Allowing yourself to acknowledge your feelings and weep often feels like a natural remedy, so does crying reduce cortisol?
According to Psychosomatic Medicine, crying allows cortisol to leave the body through our tears.
If you can’t hold back tears, you have also likely been carrying significant stress in your body and mind for some time.
Crying means you’ve opened the floodgates and let this stress go. This clears your mind and encourages restful and uninterrupted sleep.
Shedding tears encourages the body to release endorphins.
Tears are a reaction to emotional stress or physical discomfort, while endorphins also have painkilling properties. Frontiers in Psychology stated that crying is a self-soothing activity in children and adults.
Once your crying has concluded, your body will remain flooded with endorphins, creating a sense of well-being, including more confidence and self-esteem.
Crying also triggers the brain to flood the body with oxytocin, commonly called “the love hormone.”
If nobody is around to hug you after crying, which is a more traditional way for this hormone to appear, crying will have the same sedative effect.
After a heavy bout of crying, you may even feel euphoric. This is due to your body experiencing a spike in hormones. These hormone levels will balance out to pre-weeping levels overnight while you sleep.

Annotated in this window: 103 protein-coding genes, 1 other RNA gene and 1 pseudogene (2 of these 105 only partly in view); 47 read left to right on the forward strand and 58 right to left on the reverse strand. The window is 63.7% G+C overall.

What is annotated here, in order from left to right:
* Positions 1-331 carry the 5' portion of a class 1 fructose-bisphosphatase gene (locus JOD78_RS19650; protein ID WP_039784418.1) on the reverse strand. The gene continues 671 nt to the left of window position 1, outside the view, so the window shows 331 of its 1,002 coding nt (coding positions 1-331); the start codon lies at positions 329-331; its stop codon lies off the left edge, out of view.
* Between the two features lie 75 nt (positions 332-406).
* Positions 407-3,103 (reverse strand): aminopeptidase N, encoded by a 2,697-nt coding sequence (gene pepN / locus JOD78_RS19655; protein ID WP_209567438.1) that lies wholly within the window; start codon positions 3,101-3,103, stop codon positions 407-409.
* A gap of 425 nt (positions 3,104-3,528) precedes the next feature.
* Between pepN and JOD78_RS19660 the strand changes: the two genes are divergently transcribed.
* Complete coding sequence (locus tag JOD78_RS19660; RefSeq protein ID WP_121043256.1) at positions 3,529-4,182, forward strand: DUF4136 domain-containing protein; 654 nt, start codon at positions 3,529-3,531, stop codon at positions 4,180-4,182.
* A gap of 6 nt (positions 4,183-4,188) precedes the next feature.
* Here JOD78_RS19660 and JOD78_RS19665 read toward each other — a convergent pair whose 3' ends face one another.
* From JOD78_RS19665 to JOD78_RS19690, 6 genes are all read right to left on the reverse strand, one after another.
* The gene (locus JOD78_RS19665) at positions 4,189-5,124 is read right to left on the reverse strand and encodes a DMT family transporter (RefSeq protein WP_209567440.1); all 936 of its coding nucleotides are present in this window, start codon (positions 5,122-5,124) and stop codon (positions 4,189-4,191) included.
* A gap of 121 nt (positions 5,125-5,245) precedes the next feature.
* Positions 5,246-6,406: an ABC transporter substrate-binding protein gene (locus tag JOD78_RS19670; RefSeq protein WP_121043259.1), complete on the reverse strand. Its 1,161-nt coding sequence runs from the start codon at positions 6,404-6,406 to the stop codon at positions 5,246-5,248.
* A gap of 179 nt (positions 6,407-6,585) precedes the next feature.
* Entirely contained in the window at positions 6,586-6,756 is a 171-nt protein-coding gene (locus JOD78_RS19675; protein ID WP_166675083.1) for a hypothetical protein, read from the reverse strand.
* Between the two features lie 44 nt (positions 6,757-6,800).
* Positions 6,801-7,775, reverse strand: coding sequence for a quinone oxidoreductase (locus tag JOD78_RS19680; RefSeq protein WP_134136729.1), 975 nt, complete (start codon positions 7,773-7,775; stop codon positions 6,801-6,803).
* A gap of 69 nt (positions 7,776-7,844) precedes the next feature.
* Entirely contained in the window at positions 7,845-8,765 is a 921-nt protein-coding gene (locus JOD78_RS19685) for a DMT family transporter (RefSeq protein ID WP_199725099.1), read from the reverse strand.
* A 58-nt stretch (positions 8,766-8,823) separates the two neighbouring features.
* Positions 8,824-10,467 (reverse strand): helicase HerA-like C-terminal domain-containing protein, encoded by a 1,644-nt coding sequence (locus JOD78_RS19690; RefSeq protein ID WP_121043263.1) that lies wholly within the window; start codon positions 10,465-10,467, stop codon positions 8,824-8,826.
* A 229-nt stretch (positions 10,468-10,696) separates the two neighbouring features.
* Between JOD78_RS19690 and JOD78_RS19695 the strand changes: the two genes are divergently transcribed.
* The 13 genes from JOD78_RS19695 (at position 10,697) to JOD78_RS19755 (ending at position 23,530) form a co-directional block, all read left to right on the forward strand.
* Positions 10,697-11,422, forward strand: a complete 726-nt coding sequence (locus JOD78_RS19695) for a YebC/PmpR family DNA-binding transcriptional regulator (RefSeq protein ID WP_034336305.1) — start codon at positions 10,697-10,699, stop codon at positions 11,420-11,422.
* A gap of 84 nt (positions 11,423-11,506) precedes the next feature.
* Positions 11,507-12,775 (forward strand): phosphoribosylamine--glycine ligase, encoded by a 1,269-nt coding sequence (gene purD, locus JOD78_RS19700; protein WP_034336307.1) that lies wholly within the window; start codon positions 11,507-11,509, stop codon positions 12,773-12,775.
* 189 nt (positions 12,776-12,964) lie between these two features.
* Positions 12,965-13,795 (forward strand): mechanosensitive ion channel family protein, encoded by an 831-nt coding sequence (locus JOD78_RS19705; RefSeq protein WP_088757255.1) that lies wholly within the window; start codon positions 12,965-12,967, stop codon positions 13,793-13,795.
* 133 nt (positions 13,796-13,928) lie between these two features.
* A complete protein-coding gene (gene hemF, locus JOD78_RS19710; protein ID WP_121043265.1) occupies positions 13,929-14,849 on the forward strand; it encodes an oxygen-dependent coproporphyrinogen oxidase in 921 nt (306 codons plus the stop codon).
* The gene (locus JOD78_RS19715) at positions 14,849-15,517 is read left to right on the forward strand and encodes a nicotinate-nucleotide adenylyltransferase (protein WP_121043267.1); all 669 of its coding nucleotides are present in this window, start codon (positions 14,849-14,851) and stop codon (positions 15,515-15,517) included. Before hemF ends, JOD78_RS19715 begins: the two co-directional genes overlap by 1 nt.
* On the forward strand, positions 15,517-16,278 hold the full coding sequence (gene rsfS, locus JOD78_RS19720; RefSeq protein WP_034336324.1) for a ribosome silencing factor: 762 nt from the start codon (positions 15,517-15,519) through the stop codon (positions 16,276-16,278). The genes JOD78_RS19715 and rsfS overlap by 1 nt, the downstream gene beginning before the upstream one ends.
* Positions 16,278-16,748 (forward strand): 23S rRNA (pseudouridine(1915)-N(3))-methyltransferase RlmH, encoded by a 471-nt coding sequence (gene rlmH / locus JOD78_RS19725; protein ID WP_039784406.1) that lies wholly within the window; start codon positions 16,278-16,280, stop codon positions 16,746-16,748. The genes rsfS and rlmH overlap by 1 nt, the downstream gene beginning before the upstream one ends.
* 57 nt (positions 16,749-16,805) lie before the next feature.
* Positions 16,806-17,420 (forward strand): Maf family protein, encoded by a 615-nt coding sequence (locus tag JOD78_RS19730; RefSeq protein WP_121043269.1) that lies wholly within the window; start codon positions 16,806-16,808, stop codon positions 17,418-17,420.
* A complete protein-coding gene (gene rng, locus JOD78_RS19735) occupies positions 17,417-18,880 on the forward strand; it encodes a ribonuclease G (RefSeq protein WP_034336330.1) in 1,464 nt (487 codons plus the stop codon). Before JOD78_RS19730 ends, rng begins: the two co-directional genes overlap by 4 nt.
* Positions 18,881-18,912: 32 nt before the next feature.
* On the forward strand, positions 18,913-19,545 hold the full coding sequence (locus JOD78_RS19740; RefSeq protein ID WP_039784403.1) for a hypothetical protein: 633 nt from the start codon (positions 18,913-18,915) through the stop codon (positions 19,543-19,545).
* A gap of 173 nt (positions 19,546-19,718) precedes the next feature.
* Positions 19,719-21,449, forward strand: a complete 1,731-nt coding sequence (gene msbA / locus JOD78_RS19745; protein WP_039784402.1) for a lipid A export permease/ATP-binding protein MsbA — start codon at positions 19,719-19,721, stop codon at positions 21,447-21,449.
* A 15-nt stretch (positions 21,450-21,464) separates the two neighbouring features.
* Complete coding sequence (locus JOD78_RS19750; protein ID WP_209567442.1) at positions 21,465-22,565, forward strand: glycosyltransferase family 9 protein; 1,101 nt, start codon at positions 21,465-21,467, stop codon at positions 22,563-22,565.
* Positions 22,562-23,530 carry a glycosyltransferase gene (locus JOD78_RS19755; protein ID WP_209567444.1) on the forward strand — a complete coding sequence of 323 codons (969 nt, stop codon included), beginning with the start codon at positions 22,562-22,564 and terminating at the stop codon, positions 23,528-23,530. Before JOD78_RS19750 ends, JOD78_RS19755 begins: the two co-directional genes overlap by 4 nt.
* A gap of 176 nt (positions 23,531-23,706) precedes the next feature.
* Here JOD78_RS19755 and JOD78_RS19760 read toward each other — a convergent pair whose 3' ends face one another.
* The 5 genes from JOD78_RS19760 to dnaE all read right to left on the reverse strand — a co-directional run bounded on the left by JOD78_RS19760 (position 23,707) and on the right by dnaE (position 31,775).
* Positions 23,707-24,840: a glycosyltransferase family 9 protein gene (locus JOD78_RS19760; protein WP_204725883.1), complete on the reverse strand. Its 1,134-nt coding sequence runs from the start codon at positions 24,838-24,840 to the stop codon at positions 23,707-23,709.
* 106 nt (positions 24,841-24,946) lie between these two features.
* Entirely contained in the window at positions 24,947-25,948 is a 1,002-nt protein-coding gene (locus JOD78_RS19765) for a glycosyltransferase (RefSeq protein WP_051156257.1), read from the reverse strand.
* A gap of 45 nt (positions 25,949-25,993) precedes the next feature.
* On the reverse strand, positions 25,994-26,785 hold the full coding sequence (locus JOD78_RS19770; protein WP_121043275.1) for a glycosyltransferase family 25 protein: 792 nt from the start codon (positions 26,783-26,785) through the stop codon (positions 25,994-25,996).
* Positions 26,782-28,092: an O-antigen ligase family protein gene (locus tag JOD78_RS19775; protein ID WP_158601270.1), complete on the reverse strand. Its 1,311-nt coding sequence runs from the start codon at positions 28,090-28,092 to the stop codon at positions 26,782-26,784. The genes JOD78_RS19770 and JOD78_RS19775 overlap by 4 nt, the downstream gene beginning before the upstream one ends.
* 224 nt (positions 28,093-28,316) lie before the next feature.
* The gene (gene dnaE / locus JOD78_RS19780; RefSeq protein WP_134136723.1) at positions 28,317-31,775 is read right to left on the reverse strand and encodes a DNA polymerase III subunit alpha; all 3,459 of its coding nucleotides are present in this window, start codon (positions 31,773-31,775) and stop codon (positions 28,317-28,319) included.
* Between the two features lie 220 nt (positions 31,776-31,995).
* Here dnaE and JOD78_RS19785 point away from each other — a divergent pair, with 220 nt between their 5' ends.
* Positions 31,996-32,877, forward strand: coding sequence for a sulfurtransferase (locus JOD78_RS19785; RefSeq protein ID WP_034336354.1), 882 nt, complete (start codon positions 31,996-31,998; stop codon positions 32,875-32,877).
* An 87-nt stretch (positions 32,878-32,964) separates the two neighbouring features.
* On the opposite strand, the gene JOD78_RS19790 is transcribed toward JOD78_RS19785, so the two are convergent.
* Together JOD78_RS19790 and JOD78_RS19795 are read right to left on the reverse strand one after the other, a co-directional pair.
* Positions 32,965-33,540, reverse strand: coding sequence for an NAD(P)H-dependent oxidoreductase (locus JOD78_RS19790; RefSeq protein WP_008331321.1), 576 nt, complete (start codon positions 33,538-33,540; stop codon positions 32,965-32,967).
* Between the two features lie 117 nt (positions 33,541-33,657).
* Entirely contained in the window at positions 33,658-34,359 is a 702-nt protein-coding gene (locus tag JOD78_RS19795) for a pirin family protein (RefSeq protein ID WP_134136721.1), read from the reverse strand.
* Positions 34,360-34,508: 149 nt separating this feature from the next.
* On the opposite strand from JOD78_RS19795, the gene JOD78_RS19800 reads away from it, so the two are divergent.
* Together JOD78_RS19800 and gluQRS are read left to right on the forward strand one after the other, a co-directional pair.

Use of Energy Reserves
Many people need a nap after crying because the activity is tiring. One of the main reasons that crying is so tiring is that it will increase your heart rate.
When we cry, the brain automatically experiences a fight-or-flight response. This places your sympathetic nervous system (SNS) in control of your body.
Once the hormonal impact of crying sets in, the parasympathetic nervous system (PNS) takes control.
Just as the SNS keeps you alert, the PNS takes responsibility for calming down afterward. This takes time, and you’ll feel sleepy and relaxed as the PNS works.
In addition to an elevated heart rate, crying is often linked to gasping breaths and hyperventilation.
This shortness of breath means your brain receives less oxygen through the respiratory system. This means you may feel dizzy, light-headed, and tired.
How much energy does crying take? This depends on how heavily you were crying.
A few tears may not leave you tired, but a genuine spell of loud, contorted sobbing (colloquially referred to as “ugly crying”) will sap your resources.
Why Do My Eyes Feel Tired After Crying?